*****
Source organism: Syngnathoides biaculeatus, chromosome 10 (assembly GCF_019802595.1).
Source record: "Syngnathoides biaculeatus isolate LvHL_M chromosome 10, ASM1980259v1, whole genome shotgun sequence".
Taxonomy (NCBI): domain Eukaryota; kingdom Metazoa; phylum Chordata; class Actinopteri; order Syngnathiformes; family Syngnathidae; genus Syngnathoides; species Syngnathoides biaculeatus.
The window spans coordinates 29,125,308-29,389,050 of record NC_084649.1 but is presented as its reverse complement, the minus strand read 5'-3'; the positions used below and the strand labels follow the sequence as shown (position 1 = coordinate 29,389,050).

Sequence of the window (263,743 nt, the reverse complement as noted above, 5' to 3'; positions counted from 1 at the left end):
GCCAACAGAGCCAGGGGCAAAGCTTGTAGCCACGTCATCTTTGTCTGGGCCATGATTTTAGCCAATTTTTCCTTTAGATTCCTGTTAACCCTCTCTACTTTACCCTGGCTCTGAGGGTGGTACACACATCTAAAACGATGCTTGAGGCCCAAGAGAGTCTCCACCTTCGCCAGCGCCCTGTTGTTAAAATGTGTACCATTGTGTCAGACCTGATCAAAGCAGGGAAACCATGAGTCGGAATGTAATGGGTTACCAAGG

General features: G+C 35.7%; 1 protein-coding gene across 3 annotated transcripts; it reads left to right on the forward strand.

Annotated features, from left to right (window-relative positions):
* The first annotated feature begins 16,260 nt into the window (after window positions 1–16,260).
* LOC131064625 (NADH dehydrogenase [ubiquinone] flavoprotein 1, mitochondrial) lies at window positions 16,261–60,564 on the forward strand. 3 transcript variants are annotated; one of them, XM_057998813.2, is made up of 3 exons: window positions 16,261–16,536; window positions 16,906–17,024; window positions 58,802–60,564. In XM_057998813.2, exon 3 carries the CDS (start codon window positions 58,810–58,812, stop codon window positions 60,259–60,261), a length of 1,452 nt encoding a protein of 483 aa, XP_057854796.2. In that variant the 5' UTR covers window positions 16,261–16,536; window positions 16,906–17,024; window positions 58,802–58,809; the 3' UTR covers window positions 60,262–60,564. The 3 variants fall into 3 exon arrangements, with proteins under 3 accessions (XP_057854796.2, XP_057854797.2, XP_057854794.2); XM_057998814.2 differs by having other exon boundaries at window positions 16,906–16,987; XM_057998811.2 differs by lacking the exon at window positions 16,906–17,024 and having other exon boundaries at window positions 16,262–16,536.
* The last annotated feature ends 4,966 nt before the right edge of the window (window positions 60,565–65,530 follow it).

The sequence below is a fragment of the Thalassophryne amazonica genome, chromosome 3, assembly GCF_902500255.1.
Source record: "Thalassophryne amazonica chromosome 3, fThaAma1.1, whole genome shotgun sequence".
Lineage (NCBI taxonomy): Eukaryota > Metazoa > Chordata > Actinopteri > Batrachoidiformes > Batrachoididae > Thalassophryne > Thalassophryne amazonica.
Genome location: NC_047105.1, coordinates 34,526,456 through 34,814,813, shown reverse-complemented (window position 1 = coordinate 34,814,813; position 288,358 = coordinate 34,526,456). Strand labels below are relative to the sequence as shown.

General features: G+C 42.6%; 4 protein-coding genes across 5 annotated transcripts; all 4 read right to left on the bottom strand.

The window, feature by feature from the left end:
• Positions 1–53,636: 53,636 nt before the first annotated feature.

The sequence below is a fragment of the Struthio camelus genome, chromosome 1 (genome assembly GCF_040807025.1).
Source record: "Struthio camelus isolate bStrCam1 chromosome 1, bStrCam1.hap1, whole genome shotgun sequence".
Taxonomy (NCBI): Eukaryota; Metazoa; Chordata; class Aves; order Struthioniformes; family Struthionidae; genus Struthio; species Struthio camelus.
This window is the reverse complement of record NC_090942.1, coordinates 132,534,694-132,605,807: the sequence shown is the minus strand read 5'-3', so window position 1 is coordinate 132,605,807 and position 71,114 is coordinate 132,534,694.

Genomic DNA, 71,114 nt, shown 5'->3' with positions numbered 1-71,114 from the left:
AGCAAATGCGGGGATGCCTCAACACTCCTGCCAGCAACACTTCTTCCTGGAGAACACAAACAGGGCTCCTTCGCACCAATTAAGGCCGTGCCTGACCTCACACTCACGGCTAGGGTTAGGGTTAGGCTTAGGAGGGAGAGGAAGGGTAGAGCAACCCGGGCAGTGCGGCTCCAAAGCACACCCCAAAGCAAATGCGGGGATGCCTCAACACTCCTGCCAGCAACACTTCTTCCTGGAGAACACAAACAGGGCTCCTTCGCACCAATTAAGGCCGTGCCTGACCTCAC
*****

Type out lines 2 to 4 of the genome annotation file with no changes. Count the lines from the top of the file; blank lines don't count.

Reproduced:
Source record: "Syngnathoides biaculeatus isolate LvHL_M chromosome 10, ASM1980259v1, whole genome shotgun sequence".
Taxonomy (NCBI): domain Eukaryota; kingdom Metazoa; phylum Chordata; class Actinopteri; order Syngnathiformes; family Syngnathidae; genus Syngnathoides; species Syngnathoides biaculeatus.
The window spans coordinates 29,125,308-29,389,050 of record NC_084649.1 but is presented as its reverse complement, the minus strand read 5'-3'; the positions used below and the strand labels follow the sequence as shown (position 1 = coordinate 29,389,050).